2D Model Parameterization of Porcupine River Training Structures

 Hydrodynamic and Morphological Impact Assessment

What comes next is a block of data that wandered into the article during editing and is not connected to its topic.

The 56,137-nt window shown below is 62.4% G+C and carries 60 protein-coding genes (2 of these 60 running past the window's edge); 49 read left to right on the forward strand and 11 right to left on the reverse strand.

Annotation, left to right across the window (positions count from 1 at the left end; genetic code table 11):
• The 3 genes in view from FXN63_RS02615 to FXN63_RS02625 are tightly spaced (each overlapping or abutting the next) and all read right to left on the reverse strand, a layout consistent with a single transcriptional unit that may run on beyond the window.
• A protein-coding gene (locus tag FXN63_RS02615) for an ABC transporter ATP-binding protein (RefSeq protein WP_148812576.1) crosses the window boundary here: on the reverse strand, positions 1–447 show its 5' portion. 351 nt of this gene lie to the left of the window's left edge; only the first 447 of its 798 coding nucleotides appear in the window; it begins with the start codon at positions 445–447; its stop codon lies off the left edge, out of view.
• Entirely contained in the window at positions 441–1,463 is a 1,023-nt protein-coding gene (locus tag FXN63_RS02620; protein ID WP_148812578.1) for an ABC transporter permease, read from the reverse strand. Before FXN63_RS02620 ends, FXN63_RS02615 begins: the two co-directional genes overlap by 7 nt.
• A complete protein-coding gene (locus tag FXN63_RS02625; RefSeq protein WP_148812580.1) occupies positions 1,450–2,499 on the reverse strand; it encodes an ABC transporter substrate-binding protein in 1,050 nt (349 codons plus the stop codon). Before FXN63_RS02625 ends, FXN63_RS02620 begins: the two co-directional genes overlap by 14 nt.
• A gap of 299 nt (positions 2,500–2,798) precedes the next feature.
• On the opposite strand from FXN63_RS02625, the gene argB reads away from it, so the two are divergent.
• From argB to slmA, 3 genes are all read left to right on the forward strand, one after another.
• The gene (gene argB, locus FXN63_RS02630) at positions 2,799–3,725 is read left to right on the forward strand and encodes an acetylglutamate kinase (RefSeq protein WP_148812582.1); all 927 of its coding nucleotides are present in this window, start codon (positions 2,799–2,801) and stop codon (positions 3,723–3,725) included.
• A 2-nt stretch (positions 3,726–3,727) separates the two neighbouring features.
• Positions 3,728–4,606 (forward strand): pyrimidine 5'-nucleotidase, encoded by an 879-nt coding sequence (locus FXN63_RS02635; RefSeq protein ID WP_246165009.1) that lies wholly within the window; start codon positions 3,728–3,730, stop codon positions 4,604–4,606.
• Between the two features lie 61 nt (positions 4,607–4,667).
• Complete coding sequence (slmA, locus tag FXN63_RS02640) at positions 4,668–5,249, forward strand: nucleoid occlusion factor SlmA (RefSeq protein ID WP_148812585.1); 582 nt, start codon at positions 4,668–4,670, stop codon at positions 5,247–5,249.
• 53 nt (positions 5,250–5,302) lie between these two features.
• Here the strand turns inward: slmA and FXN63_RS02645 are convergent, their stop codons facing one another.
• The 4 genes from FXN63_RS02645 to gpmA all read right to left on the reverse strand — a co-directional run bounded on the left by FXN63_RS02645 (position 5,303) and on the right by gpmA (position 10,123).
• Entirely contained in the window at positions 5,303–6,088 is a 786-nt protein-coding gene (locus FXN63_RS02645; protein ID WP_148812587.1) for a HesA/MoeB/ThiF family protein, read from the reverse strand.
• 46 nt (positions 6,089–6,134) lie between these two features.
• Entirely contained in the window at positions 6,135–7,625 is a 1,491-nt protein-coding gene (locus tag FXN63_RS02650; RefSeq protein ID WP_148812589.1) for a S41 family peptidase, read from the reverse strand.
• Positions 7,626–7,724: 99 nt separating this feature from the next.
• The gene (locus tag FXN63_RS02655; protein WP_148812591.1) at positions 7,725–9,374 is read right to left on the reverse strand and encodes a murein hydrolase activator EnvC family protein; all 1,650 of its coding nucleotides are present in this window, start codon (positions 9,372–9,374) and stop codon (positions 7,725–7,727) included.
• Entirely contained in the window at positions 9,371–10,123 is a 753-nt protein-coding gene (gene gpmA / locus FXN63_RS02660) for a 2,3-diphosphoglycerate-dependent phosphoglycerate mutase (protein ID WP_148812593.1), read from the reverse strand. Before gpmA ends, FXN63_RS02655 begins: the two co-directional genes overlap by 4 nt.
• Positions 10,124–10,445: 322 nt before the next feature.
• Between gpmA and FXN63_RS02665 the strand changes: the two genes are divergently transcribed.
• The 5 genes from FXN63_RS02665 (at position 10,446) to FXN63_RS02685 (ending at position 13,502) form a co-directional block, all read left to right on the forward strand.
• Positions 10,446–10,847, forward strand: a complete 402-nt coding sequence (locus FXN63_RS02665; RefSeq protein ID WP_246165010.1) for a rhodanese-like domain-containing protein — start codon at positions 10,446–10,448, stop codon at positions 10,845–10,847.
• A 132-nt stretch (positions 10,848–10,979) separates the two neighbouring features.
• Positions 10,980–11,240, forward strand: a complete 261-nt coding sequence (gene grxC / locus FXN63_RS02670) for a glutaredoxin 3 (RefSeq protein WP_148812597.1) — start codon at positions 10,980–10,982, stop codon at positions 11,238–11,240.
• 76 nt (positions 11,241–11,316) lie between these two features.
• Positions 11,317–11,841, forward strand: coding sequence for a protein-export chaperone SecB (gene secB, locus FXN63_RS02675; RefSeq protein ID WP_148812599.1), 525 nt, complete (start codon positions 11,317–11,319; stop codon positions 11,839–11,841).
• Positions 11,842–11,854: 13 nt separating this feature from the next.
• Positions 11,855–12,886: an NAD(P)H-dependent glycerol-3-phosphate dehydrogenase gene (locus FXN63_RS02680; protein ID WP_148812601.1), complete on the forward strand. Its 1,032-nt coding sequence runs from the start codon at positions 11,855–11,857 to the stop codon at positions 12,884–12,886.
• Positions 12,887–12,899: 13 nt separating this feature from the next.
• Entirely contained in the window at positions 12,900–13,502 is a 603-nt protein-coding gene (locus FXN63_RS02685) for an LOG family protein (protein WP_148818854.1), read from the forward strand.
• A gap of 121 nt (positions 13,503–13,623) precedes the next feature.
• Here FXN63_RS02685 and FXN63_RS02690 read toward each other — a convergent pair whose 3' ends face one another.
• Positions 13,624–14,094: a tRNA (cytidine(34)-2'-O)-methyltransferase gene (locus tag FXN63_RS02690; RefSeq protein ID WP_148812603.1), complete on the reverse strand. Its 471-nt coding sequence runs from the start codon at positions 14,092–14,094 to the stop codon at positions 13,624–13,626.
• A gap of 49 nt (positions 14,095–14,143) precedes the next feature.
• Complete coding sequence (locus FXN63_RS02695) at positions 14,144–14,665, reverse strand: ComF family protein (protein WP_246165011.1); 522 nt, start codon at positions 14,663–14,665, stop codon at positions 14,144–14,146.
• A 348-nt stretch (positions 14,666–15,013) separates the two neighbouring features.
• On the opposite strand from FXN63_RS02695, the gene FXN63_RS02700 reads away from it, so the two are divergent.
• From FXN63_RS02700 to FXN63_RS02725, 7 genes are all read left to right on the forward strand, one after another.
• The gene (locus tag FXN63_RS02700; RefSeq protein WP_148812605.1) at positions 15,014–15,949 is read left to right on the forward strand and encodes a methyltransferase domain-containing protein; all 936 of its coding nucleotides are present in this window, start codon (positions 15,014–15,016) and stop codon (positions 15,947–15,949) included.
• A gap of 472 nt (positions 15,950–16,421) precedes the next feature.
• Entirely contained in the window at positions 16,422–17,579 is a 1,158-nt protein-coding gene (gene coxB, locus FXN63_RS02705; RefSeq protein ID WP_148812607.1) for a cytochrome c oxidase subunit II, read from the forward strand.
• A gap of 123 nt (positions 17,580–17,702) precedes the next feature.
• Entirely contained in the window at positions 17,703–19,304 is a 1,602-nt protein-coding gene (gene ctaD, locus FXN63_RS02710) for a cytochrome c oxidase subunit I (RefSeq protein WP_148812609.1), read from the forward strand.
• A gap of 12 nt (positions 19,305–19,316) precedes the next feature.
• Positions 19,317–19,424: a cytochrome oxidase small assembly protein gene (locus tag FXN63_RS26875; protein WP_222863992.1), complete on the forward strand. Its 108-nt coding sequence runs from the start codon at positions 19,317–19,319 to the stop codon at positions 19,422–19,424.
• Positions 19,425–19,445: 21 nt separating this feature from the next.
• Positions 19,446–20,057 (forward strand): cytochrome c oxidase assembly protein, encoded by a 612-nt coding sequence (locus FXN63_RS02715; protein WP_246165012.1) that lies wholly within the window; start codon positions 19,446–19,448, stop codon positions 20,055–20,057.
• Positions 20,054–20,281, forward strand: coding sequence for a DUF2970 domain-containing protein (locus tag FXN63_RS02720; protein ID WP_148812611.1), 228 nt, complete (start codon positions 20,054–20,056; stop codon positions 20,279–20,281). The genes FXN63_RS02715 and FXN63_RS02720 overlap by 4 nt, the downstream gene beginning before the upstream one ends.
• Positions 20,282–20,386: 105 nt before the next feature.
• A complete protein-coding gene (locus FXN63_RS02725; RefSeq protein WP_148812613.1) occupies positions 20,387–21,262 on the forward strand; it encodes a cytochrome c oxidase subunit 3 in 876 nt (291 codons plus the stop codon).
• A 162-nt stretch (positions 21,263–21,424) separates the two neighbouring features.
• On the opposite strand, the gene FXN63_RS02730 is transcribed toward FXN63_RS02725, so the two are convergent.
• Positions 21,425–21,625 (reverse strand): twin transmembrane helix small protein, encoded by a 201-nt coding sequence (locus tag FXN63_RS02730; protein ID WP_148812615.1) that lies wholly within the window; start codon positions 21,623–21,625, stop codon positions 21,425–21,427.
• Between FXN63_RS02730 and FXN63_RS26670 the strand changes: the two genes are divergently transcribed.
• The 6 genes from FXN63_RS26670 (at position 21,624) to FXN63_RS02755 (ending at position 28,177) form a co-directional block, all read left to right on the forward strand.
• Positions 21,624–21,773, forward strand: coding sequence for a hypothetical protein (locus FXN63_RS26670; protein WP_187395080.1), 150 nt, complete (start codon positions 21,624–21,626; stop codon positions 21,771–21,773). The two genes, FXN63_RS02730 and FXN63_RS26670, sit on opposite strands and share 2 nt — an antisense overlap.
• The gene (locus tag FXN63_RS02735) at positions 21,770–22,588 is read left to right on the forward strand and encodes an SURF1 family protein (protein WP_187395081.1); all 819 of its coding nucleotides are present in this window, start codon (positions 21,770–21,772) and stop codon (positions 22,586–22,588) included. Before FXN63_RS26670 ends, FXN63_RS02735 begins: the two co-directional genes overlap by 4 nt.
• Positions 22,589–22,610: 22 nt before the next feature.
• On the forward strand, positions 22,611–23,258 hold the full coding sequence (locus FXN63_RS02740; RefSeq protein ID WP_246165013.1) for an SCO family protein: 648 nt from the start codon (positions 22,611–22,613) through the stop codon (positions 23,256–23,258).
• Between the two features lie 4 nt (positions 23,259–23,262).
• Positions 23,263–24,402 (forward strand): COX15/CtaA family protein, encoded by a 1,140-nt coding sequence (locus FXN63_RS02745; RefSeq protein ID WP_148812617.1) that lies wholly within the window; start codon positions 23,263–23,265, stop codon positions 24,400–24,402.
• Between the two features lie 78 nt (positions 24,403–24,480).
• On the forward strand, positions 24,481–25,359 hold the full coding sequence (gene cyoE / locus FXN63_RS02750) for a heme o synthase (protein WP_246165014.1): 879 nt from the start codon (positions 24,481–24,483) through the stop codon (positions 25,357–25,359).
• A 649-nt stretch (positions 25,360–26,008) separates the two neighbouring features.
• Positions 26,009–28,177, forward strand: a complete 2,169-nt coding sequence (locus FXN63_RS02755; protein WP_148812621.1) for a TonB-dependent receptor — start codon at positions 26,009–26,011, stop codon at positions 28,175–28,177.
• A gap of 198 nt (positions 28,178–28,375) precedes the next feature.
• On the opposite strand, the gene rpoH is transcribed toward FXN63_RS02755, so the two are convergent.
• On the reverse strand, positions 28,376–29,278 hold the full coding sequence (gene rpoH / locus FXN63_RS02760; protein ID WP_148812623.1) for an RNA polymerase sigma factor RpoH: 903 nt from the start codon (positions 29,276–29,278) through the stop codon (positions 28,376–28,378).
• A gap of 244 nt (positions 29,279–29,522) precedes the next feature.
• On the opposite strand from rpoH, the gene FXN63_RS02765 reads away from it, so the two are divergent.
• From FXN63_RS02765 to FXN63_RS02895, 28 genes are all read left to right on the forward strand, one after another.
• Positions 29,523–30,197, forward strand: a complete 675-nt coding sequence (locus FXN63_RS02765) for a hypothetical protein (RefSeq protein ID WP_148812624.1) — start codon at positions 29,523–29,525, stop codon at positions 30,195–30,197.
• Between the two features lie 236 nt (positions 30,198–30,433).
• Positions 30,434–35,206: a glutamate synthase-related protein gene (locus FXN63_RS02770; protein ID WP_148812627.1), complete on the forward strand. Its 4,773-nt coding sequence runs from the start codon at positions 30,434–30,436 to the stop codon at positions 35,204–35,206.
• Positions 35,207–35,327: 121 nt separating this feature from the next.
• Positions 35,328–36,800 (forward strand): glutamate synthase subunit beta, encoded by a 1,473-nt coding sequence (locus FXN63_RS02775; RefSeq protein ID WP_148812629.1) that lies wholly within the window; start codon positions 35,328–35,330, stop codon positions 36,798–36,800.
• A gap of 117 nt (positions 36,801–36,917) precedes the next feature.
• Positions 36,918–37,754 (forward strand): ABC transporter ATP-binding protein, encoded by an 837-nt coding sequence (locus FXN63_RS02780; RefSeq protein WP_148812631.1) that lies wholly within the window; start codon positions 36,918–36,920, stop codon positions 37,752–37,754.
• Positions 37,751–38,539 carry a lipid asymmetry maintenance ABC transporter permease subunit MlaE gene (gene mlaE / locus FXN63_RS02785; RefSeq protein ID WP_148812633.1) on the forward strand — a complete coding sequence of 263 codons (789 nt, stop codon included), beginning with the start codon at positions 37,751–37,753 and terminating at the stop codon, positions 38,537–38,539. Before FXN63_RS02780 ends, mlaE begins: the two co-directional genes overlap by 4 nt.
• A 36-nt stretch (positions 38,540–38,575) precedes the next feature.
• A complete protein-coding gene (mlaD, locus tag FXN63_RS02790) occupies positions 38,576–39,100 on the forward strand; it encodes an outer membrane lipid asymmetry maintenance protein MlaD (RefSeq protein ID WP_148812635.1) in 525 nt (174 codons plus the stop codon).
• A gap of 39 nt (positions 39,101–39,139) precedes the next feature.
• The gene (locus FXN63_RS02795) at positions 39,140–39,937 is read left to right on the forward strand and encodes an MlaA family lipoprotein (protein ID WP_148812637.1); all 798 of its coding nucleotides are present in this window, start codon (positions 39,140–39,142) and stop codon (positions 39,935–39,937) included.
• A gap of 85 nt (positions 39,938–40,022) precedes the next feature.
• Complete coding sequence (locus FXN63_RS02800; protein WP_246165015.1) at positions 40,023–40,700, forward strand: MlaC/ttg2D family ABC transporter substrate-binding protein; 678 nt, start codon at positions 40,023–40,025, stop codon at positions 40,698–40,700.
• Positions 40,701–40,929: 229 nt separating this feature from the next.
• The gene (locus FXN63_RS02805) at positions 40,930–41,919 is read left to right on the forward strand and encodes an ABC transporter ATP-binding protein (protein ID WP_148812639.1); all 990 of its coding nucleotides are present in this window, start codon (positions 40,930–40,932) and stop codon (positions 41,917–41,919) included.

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Flexible river training structures such as tetrahedron frames (`porcupines') can be attractive for control of braided river channel networks in regions where permanent control structures (e.g. groynes or dams) are too expensive or potentially inefficient, such as systems with highly dynamic flow regimes and morphology. Porcupines provide hydraulic resistance, generating energy loss and reducing velocities that may further encourage sediment deposition. Porcupine systems have seen increasing implementation, especially for bed or bank protection, but were also recently implemented in a channel-control pilot project on the Ayeyarwady River in Myanmar. Many porcupine systems to date are designed by trial and error due to lack of quantitative design criteria. The 2019 pilot project used large-scale numerical modelling of resistance areas to evaluate the potential impacts of porcupine structures; however, how to best incorporate the impacts of porcupine structures on flow and sediment transport in numerical models has not been systematically evaluated. Improved models or better estimates of uncertainties could facilitate future porcupine system design. Therefore, this study examines methods for incorporating porcupine fields into numerical models and interpreting those models to make informed design choices. Data and observations from the 2019 pilot project implementation, a 2018 porcupine flume experiment, and extensive literature review have been used to examine the expected hydrodynamic and morphodynamic impacts of porcupine systems that need to be accurately captured in large-scale numerical models. A 2DV model using two resistance formulations representing porcupines was elaborated and tested against experimental porcupine performance. The Uittenbogaard (2003) rigid cylinder model was found to replicate well porcupine behavior for less dense systems under limited flow conditions; however further verification is needed for more dense systems, variable flow regimes, wider boundary conditions and mobile beds. The 2DV model was collapsed to 1DH, using two different resistance formulations, to examine the strengths and weaknesses of large-scale models in predicting porcupine performance. The Baptist (2005) resistance model was found to best represent porcupines; however, parameterization was not straightforward from porcupine geometry, indicating that further studies will be needed to confidently translate porcupines into `rigid cylinders' for input into the model. In addition, neither the 2DV nor 1DH models were able to capture the hydrodynamics at the leading and trailing edges of porcupine fields, which were found to be critical for design considerations from the pilot study data. Therefore, these important limitations need to be taken into account when interpreting model results and examining how to improve them in the future.